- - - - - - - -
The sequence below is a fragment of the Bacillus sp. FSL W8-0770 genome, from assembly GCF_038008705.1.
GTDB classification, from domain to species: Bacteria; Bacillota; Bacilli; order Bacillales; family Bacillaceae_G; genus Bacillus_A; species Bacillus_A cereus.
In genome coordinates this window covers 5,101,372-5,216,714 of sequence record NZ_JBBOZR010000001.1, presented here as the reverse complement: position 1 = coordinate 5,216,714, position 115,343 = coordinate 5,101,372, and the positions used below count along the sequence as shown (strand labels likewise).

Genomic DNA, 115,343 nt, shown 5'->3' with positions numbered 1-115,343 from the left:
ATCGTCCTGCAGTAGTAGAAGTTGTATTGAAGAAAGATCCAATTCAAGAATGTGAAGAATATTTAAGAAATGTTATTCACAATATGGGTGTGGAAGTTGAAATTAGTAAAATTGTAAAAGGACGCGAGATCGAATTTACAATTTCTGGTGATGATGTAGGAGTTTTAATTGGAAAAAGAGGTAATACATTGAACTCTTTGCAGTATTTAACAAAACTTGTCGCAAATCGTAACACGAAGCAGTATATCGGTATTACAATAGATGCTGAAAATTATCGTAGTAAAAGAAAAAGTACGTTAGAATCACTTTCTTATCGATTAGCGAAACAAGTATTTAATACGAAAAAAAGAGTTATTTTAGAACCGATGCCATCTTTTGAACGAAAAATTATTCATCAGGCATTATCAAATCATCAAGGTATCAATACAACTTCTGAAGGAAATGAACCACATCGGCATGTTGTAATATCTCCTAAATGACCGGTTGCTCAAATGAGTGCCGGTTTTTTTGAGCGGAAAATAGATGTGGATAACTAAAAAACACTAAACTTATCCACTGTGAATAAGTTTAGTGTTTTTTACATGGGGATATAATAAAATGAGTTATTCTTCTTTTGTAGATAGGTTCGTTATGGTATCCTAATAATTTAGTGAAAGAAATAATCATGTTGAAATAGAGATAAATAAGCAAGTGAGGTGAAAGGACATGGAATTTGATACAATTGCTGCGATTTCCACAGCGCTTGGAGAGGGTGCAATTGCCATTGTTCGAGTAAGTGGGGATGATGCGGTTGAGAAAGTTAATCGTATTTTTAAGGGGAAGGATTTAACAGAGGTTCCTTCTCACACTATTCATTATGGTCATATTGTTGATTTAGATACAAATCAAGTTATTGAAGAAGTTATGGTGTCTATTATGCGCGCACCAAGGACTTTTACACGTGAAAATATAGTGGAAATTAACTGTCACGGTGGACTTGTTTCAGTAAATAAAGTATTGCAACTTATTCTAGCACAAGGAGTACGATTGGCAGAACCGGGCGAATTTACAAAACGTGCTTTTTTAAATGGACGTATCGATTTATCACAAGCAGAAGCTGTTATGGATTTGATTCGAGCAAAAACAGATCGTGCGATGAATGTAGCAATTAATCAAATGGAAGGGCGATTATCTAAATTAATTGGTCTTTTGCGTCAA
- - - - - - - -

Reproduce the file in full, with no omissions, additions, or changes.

The sequence below is a fragment of the Bacillus sp. FSL W8-0770 genome, from assembly GCF_038008705.1.
GTDB classification, from domain to species: Bacteria; Bacillota; Bacilli; order Bacillales; family Bacillaceae_G; genus Bacillus_A; species Bacillus_A cereus.
In genome coordinates this window covers 5,101,372-5,216,714 of sequence record NZ_JBBOZR010000001.1, presented here as the reverse complement: position 1 = coordinate 5,216,714, position 115,343 = coordinate 5,101,372, and the positions used below count along the sequence as shown (strand labels likewise).

Genomic DNA, 115,343 nt, shown 5'->3' with positions numbered 1-115,343 from the left:
ATCGTCCTGCAGTAGTAGAAGTTGTATTGAAGAAAGATCCAATTCAAGAATGTGAAGAATATTTAAGAAATGTTATTCACAATATGGGTGTGGAAGTTGAAATTAGTAAAATTGTAAAAGGACGCGAGATCGAATTTACAATTTCTGGTGATGATGTAGGAGTTTTAATTGGAAAAAGAGGTAATACATTGAACTCTTTGCAGTATTTAACAAAACTTGTCGCAAATCGTAACACGAAGCAGTATATCGGTATTACAATAGATGCTGAAAATTATCGTAGTAAAAGAAAAAGTACGTTAGAATCACTTTCTTATCGATTAGCGAAACAAGTATTTAATACGAAAAAAAGAGTTATTTTAGAACCGATGCCATCTTTTGAACGAAAAATTATTCATCAGGCATTATCAAATCATCAAGGTATCAATACAACTTCTGAAGGAAATGAACCACATCGGCATGTTGTAATATCTCCTAAATGACCGGTTGCTCAAATGAGTGCCGGTTTTTTTGAGCGGAAAATAGATGTGGATAACTAAAAAACACTAAACTTATCCACTGTGAATAAGTTTAGTGTTTTTTACATGGGGATATAATAAAATGAGTTATTCTTCTTTTGTAGATAGGTTCGTTATGGTATCCTAATAATTTAGTGAAAGAAATAATCATGTTGAAATAGAGATAAATAAGCAAGTGAGGTGAAAGGACATGGAATTTGATACAATTGCTGCGATTTCCACAGCGCTTGGAGAGGGTGCAATTGCCATTGTTCGAGTAAGTGGGGATGATGCGGTTGAGAAAGTTAATCGTATTTTTAAGGGGAAGGATTTAACAGAGGTTCCTTCTCACACTATTCATTATGGTCATATTGTTGATTTAGATACAAATCAAGTTATTGAAGAAGTTATGGTGTCTATTATGCGCGCACCAAGGACTTTTACACGTGAAAATATAGTGGAAATTAACTGTCACGGTGGACTTGTTTCAGTAAATAAAGTATTGCAACTTATTCTAGCACAAGGAGTACGATTGGCAGAACCGGGCGAATTTACAAAACGTGCTTTTTTAAATGGACGTATCGATTTATCACAAGCAGAAGCTGTTATGGATTTGATTCGAGCAAAAACAGATCGTGCGATGAATGTAGCAATTAATCAAATGGAAGGGCGATTATCTAAATTAATTGGTCTTTTGCGTCAA